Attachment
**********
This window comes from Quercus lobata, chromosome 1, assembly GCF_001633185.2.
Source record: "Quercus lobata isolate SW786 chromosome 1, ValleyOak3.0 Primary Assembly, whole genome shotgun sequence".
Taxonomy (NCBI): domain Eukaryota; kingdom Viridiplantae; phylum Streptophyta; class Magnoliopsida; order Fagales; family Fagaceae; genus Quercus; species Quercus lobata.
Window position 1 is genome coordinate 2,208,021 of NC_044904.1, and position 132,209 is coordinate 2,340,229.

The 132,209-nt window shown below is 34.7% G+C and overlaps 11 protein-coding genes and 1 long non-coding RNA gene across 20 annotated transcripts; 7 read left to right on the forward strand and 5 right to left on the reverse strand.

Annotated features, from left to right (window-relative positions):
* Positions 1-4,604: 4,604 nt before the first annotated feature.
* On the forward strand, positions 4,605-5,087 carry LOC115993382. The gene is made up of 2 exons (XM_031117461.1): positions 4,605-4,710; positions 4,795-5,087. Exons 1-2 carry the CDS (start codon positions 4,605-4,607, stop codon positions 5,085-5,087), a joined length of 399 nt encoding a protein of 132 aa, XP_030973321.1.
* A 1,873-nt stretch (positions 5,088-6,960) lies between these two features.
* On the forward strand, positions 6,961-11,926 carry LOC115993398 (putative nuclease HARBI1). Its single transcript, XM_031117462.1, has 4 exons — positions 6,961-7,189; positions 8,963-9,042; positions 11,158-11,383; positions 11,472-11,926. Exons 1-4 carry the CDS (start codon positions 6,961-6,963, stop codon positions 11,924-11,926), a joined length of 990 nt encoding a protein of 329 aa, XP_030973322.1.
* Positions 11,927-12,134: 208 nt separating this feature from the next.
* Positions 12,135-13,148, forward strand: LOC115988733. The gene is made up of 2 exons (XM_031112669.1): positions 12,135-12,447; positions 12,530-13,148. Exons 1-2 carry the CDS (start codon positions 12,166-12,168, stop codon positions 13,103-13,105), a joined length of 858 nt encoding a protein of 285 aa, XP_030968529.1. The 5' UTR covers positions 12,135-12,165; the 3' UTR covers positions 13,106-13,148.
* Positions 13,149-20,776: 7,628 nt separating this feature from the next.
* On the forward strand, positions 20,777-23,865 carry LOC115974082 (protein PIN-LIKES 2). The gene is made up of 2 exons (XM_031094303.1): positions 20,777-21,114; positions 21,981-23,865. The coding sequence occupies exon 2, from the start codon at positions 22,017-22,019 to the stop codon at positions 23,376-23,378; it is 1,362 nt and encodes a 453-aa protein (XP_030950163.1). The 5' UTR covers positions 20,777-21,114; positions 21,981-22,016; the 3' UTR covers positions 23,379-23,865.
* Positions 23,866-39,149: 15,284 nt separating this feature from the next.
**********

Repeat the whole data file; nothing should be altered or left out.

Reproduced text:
This window comes from Quercus lobata, chromosome 1, assembly GCF_001633185.2.
Source record: "Quercus lobata isolate SW786 chromosome 1, ValleyOak3.0 Primary Assembly, whole genome shotgun sequence".
Taxonomy (NCBI): domain Eukaryota; kingdom Viridiplantae; phylum Streptophyta; class Magnoliopsida; order Fagales; family Fagaceae; genus Quercus; species Quercus lobata.
Window position 1 is genome coordinate 2,208,021 of NC_044904.1, and position 132,209 is coordinate 2,340,229.

The 132,209-nt window shown below is 34.7% G+C and overlaps 11 protein-coding genes and 1 long non-coding RNA gene across 20 annotated transcripts; 7 read left to right on the forward strand and 5 right to left on the reverse strand.

Annotated features, from left to right (window-relative positions):
* Positions 1-4,604: 4,604 nt before the first annotated feature.
* On the forward strand, positions 4,605-5,087 carry LOC115993382. The gene is made up of 2 exons (XM_031117461.1): positions 4,605-4,710; positions 4,795-5,087. Exons 1-2 carry the CDS (start codon positions 4,605-4,607, stop codon positions 5,085-5,087), a joined length of 399 nt encoding a protein of 132 aa, XP_030973321.1.
* A 1,873-nt stretch (positions 5,088-6,960) lies between these two features.
* On the forward strand, positions 6,961-11,926 carry LOC115993398 (putative nuclease HARBI1). Its single transcript, XM_031117462.1, has 4 exons — positions 6,961-7,189; positions 8,963-9,042; positions 11,158-11,383; positions 11,472-11,926. Exons 1-4 carry the CDS (start codon positions 6,961-6,963, stop codon positions 11,924-11,926), a joined length of 990 nt encoding a protein of 329 aa, XP_030973322.1.
* Positions 11,927-12,134: 208 nt separating this feature from the next.
* Positions 12,135-13,148, forward strand: LOC115988733. The gene is made up of 2 exons (XM_031112669.1): positions 12,135-12,447; positions 12,530-13,148. Exons 1-2 carry the CDS (start codon positions 12,166-12,168, stop codon positions 13,103-13,105), a joined length of 858 nt encoding a protein of 285 aa, XP_030968529.1. The 5' UTR covers positions 12,135-12,165; the 3' UTR covers positions 13,106-13,148.
* Positions 13,149-20,776: 7,628 nt separating this feature from the next.
* On the forward strand, positions 20,777-23,865 carry LOC115974082 (protein PIN-LIKES 2). The gene is made up of 2 exons (XM_031094303.1): positions 20,777-21,114; positions 21,981-23,865. The coding sequence occupies exon 2, from the start codon at positions 22,017-22,019 to the stop codon at positions 23,376-23,378; it is 1,362 nt and encodes a 453-aa protein (XP_030950163.1). The 5' UTR covers positions 20,777-21,114; positions 21,981-22,016; the 3' UTR covers positions 23,379-23,865.
* Positions 23,866-39,149: 15,284 nt separating this feature from the next.